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Trump closes border for Sudanese citizens

January 29 - 2017 WASHINGTON / KHARTOUM
US President Donald Trump, 27 January, 2017 (Carlos Barria-Reuters)
US President Donald Trump, 27 January, 2017 (Carlos Barria-Reuters)

On Friday, Donald Trump, the new US president, closed the nation’s borders to refugees from around the world, temporarily suspending immigration from seven predominantly Muslim countries, among them Sudan, linked to concerns about terrorism.

In an executive order Trump said was part of an extreme vetting plan to keep out “radical Islamic terrorists,” he also established a religious test for refugees from Muslim nations. Christians and others from minority religions should be granted priority over Muslims.

The order suspends the entry of refugees into the United States for 120 days, and directs officials to determine additional screening “to ensure that those approved for refugee admission do not pose a threat to the security and welfare of the United States”.

The order also stops the admission of refugees from Syria indefinitely, and bars entry into the USA for 90 days to Iraq, Syria, Iran, Sudan, Libya, Yemen, and Somalia.

“We want to ensure that we are not admitting into our country the very threats our soldiers are fighting overseas. We only want to admit those into our country who will support our country, and love deeply our people,” Trump said during the signing ceremony at the Pentagon.


The Sudanese Ministry of Foreign Affairs said in a statement that the government regrets the decision that coincides with the recent “historic move” by President Barack Obama to ease the US trade and economic sanctions imposed on Sudan.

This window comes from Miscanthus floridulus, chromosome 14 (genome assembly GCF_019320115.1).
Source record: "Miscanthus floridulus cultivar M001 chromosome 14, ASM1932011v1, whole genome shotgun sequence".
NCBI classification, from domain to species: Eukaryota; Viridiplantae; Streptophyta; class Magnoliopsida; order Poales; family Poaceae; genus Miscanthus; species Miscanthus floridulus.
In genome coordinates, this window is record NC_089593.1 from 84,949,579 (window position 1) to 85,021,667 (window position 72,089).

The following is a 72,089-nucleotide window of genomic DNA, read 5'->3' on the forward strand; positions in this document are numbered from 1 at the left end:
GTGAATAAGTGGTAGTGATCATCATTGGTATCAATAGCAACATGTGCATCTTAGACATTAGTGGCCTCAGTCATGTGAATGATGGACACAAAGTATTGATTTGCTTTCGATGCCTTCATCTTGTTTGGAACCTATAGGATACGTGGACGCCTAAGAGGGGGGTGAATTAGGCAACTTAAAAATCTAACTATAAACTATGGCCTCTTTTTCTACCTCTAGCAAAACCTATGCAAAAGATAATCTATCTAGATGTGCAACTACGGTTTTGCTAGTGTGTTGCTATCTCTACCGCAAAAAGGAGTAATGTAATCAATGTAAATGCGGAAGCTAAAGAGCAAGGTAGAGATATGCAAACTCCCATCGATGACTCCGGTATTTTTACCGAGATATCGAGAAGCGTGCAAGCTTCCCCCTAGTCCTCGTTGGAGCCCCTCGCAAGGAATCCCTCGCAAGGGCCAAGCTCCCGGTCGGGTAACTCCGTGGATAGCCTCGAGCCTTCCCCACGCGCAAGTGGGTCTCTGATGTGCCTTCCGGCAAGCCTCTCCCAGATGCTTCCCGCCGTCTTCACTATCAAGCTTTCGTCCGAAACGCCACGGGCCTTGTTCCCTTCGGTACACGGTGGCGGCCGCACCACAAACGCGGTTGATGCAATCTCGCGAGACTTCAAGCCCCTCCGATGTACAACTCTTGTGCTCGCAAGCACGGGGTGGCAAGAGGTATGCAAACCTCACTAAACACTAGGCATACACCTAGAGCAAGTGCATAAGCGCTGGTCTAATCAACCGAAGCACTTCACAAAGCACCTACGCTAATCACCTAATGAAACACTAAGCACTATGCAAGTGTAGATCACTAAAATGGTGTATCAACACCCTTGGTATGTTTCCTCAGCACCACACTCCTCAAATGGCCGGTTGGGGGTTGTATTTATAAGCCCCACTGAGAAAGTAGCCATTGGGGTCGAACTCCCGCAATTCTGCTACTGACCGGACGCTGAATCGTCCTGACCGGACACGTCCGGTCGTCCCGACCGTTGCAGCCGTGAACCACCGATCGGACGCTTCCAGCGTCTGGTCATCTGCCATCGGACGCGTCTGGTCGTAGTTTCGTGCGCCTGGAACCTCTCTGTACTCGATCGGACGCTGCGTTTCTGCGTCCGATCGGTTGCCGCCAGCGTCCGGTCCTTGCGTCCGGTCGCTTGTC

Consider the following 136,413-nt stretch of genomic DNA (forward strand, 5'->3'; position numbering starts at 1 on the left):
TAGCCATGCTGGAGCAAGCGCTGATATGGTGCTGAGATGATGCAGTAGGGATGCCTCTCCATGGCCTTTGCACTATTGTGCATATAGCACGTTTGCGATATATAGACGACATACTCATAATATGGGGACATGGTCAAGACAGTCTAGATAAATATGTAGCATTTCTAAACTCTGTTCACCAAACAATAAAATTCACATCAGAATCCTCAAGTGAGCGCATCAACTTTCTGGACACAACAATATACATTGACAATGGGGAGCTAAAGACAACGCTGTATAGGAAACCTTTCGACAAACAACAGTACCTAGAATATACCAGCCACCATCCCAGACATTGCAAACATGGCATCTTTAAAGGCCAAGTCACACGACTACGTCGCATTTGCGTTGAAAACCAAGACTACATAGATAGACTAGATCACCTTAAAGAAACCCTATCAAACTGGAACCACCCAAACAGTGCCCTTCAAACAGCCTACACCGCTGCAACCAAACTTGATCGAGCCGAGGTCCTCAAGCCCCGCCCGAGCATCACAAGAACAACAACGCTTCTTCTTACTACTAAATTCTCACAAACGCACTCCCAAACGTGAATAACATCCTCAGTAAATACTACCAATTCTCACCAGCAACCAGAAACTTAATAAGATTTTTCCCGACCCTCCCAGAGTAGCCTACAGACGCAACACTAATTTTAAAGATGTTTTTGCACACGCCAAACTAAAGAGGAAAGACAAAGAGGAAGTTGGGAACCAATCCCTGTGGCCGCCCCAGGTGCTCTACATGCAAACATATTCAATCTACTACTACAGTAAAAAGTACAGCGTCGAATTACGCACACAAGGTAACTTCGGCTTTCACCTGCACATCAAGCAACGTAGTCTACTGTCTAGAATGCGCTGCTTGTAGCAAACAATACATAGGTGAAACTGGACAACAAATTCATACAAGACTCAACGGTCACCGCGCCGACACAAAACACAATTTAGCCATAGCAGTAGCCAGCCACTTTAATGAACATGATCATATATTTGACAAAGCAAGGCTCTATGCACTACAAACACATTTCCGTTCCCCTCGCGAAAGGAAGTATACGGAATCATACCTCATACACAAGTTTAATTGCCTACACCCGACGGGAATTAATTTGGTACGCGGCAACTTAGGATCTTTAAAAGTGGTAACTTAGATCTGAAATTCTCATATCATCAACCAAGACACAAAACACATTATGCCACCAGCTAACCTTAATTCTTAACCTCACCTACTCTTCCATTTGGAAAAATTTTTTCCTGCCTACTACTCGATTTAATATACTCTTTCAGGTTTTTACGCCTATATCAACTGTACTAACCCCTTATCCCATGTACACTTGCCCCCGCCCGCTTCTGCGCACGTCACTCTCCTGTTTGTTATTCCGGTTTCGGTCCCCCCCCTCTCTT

In early January, the USA ordered the easing of financial sanctions against Sudan in recognition of what the Obama administration said its positive actions in countering terrorism. The US branding of Sudan, since 1993, as a state sponsor of terrorism remains. 2006 saw the imposition of additional American sanctions against Al Bashir's government, because of the human rights violations in Darfur.

FA Spokesman Gariballah Khidir pointed that Trump’s decision comes as companies and businessmen from both nations are getting ready to resume contacts and launch new trade and investment projects.

He stated that the US decision to ease the economic sanctions was an outcome of a long joint dialogue between the two countries in the various domains particularly the fight against terrorism..

The statement demanded the immediate lifting of Sudan’s name from the list of the US states sponsors of terror following Washington’s acknowledgement of Khartoum’s cooperation in the fight against terrorism.

(Sources: New York Times, Sudan Tribune)

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